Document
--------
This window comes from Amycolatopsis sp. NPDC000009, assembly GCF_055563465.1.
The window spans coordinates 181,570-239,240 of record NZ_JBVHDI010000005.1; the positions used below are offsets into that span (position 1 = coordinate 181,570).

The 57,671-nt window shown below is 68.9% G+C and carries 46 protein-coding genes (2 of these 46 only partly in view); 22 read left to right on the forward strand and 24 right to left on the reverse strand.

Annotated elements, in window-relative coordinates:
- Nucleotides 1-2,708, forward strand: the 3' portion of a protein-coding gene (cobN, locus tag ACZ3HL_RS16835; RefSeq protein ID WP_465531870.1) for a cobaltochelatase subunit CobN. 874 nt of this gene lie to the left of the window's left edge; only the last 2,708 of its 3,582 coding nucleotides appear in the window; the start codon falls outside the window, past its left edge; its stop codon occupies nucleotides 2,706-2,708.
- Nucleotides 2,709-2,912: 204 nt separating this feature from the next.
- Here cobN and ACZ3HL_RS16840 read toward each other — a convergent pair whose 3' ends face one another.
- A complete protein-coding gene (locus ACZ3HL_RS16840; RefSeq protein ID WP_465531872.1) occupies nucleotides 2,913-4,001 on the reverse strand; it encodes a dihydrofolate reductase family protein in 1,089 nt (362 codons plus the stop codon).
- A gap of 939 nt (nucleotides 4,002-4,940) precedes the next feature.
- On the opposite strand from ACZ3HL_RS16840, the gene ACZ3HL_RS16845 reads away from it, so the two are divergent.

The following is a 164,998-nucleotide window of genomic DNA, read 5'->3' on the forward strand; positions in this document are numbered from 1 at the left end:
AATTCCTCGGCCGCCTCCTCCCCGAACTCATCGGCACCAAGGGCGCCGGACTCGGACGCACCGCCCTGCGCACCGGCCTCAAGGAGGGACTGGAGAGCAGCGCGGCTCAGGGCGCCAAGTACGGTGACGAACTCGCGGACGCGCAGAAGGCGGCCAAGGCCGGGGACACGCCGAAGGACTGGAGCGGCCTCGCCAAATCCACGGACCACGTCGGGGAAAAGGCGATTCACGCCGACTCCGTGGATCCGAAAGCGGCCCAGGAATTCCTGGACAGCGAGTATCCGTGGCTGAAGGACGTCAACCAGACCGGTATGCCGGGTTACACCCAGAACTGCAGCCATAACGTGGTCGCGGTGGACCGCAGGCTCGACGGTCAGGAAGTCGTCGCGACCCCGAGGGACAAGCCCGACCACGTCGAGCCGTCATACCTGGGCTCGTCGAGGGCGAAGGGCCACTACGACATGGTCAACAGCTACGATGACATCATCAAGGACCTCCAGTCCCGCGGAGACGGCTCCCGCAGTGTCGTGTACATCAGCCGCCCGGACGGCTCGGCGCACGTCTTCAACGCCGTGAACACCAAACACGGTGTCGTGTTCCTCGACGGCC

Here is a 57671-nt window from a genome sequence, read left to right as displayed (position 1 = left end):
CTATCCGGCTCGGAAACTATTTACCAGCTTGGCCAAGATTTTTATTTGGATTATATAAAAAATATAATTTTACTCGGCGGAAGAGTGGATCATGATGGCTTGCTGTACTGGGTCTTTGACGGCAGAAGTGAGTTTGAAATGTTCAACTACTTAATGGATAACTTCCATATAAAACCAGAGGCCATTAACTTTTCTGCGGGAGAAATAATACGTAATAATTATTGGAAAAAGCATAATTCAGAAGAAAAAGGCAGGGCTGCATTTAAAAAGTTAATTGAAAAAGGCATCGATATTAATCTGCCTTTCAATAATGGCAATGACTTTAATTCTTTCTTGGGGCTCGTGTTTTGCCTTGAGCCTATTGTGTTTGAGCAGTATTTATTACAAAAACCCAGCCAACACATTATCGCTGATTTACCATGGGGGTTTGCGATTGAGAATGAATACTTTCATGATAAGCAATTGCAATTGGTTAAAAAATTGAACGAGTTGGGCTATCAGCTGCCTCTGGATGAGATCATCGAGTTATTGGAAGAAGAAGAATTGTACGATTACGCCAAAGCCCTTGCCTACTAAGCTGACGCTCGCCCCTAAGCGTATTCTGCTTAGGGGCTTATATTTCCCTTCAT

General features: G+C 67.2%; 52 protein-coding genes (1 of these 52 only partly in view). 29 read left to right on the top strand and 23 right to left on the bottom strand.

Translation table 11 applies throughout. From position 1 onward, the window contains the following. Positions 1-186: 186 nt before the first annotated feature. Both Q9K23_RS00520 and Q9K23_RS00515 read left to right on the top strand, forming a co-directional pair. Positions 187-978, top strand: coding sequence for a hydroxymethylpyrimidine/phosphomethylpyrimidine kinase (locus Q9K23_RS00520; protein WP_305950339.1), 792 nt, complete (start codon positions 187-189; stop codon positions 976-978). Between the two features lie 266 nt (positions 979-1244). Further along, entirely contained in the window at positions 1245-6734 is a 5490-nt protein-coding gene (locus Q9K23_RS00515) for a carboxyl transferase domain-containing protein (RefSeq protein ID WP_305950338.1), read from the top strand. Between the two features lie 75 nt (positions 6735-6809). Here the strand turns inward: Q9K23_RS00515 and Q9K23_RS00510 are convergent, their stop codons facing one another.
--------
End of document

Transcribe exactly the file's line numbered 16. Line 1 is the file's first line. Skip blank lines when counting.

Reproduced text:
Translation table 11 applies throughout. From position 1 onward, the window contains the following. Positions 1-186: 186 nt before the first annotated feature. Both Q9K23_RS00520 and Q9K23_RS00515 read left to right on the top strand, forming a co-directional pair. Positions 187-978, top strand: coding sequence for a hydroxymethylpyrimidine/phosphomethylpyrimidine kinase (locus Q9K23_RS00520; protein WP_305950339.1), 792 nt, complete (start codon positions 187-189; stop codon positions 976-978). Between the two features lie 266 nt (positions 979-1244). Further along, entirely contained in the window at positions 1245-6734 is a 5490-nt protein-coding gene (locus Q9K23_RS00515) for a carboxyl transferase domain-containing protein (RefSeq protein ID WP_305950338.1), read from the top strand. Between the two features lie 75 nt (positions 6735-6809). Here the strand turns inward: Q9K23_RS00515 and Q9K23_RS00510 are convergent, their stop codons facing one another.